Russia-Ukraine repair relations

Restoring peace, re-starting business


December 14, 2019

/ By / New Delhi

Rate this post

Russian President Vladimir Putin, Ukrainian President Volodymyr Zelenskiy, Germany’s Angela Merkel and French President Emmanuel Macron came together for the first top-level summit on the Ukraine conflict in three years

The quartet meeting in Paris earlier this week saw Russia and Ukraine take moves to reduce tensions. This would allow Russia to rebuild strained ties with Germany and France and talk business.

Numerous sighs of immense relief must have been simultaneously exhaled across Europe earlier this week when leaders of four nations – France, Germany, Russia and Ukraine – finally sat across the table to discuss reducing tensions between Moscow and Kiev after over five years of skirmishes between the two militaries and a civil war in eastern Ukraine that has claimed over 13,000 lives.

This was the first meeting between Russian President Vladimir Putin, who has been in power for over two decades and the Ukrainian President Volodymyr Zelensky who was elected a few months earlier. The meeting was hosted by French President Emmanuel Macron at his Elysées Palace in Paris, with German chancellor Angela Merkel in attendance.

After setting the tone for the meeting, the two EU leaders left Putin and Zelensky to continue their bilateral talks and try to reach an agreement that could signal the end of the tension between the two nations. At the heart of the conflict is the status of Crimea, a former Ukrainian province which agreed to merge with Russia following a referendum that was passed with a large majority, as well as parts of Eastern Ukraine, notably the Donbas region, where Russian-speaking separatists have been fighting for independence since 2014. Ukraine and the West have accused Russia of being behind both the Crimean move as well as the fighting in Donbas, though Russia denies any involvement.

Ties between the two former members of the Soviet Union have been at their worst since the breakup of the USSR, with Russia frequently threatening and actually carrying out disruptions in supply of gas to Ukraine, which depends significantly on the Russian gas to warm its homes and run its economy.

The military stand-off has not helped either country as both the economies have been suffering and economically Russia has been really hit hard by the sanctions, mainly those imposed by the United States and the EU. According to reports, the Russian economy has shrunk by nearly 10 pc since 2014, thanks in equal measures to the sanctions imposed on Russia and lower oil prices. The sanctions have dried up foreign investors that had been very active in Russia for many years before the sanctions were imposed.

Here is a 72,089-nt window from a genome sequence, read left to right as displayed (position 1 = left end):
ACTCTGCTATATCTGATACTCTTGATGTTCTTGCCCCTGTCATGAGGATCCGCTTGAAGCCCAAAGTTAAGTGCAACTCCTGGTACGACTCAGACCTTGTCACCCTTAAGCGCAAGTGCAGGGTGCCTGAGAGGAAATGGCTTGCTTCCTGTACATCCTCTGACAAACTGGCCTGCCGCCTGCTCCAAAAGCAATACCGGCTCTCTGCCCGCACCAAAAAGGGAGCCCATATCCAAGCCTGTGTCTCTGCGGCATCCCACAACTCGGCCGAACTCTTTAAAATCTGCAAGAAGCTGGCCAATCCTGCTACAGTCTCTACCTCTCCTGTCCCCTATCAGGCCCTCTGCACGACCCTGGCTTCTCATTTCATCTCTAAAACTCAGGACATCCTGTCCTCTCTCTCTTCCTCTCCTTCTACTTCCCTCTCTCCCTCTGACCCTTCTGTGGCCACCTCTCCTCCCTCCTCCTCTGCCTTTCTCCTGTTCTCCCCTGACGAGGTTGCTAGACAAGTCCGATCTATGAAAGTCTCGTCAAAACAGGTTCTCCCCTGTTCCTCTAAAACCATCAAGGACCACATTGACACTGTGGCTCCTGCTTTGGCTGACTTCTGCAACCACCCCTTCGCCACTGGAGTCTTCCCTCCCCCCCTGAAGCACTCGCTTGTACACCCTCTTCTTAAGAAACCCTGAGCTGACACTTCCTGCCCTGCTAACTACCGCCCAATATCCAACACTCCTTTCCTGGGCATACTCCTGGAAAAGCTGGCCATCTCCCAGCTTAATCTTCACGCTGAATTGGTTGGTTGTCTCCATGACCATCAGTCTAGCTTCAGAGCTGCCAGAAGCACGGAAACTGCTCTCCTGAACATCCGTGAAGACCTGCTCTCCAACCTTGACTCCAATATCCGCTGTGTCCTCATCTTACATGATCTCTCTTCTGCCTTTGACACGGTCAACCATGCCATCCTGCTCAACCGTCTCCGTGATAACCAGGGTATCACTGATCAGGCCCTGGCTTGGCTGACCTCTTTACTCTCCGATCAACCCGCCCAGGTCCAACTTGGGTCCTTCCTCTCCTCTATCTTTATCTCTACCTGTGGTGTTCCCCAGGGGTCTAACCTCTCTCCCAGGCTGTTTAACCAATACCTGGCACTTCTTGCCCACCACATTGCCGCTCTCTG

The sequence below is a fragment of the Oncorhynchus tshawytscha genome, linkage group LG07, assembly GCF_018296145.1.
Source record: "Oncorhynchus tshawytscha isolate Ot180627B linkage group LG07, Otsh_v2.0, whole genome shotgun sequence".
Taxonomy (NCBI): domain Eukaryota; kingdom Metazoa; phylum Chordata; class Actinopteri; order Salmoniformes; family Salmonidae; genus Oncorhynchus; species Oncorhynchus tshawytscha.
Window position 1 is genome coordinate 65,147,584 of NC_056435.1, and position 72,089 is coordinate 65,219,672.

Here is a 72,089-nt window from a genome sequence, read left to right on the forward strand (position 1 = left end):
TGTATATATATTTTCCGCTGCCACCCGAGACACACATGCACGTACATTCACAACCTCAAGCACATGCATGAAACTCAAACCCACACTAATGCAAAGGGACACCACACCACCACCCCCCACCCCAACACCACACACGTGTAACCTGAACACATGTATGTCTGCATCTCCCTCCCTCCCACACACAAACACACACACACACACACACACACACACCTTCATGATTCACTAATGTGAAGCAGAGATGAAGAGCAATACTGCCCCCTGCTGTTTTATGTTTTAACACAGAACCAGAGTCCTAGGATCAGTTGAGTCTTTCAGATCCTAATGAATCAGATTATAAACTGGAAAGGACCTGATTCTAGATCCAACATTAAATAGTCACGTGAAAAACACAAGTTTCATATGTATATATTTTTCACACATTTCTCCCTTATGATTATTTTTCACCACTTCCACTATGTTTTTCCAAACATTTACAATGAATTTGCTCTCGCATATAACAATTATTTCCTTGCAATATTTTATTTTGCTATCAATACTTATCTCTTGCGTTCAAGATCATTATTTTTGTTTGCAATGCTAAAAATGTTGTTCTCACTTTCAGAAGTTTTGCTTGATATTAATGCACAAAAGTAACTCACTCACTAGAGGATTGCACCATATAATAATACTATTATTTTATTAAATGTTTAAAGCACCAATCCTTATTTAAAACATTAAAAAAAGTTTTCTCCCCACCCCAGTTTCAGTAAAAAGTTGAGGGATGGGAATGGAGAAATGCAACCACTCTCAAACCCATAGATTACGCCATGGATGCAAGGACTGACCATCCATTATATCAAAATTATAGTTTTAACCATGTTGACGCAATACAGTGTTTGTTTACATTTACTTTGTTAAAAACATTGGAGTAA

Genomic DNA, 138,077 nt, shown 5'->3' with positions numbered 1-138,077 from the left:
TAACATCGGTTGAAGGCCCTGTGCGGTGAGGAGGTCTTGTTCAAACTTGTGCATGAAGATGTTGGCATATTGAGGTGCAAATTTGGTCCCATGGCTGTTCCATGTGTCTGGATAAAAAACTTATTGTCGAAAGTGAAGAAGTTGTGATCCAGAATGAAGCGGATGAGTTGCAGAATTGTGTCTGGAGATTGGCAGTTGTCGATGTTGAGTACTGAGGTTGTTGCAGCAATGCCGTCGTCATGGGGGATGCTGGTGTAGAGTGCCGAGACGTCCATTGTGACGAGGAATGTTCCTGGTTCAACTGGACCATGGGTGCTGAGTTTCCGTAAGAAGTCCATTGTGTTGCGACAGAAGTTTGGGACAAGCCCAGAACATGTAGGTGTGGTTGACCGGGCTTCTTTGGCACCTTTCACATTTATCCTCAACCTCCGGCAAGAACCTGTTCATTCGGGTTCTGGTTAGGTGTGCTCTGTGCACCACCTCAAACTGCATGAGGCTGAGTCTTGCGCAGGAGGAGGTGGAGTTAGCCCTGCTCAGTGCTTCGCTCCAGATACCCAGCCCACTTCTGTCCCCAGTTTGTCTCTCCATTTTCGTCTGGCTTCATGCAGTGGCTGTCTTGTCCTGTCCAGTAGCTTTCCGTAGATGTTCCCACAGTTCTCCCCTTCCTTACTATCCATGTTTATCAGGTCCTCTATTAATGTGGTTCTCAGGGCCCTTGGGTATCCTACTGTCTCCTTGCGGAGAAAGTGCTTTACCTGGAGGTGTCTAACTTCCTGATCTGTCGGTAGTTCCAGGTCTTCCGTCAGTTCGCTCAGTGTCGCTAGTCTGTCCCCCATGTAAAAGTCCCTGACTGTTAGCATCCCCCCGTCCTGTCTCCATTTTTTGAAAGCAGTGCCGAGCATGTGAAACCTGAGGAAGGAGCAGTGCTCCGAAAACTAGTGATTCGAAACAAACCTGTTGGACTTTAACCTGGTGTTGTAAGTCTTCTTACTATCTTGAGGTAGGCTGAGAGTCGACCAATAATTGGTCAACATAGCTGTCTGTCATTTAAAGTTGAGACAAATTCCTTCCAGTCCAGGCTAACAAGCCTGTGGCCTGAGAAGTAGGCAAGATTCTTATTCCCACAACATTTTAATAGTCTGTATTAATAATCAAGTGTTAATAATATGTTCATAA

Thus the meeting in Paris was crucial as both Ukraine and Russia emerged stronger from it. Both the countries have agreed to push back their forces further apart, in the Donbas region, in order to reduce tensions and also work towards holding local elections there as the first step to decide the future of the contested territory. The two countries have already had a prisoner swap in the days leading upto the Paris meeting.

Russia would certainly be now looking at easing of the sanctions, while Ukraine can perhaps take its overstretched military off the high-alert state that it has been over the past five years. Kiev can also hope to look towards progress in normalisation of ties with Moscow. But it is not just these two protagonists that walk away happier from the Elysées meeting. Germany has been keen on moving faster on the construction of the controversial but crucial Nord Stream 2 project which will open a pipeline to supply Russian gas directly to Germany, by-passing Ukraine. The 1,230 km long pipeline can carry a total of 55 billion cubic metres of gas a year and is nearing completion.

For Germany it would have been politically challenging to move ahead normally with Nord Stream 2, while the rest of the EU was imposing fresh sanctions against Russia. However, with the easing of the tensions, it is likely that Merkel will be able to ensure that the Nord Stream 2 comes online rapidly, within a few weeks and a reliable supply of large quantities of cleaner fuel is available to Germany in order for the country to sharply cut its carbon footprint and meet its obligations under the Paris Agreement of climate change.

For France, too, normalisation of ties with Moscow will open up new streams of collaboration and perhaps even revive some of the earlier ones, notably the Russian purchase of French defence equipment like the Mistral amphibious assault frigates.

Similar Articles



    Leave a Reply

    Your email address will not be published. Required fields are marked *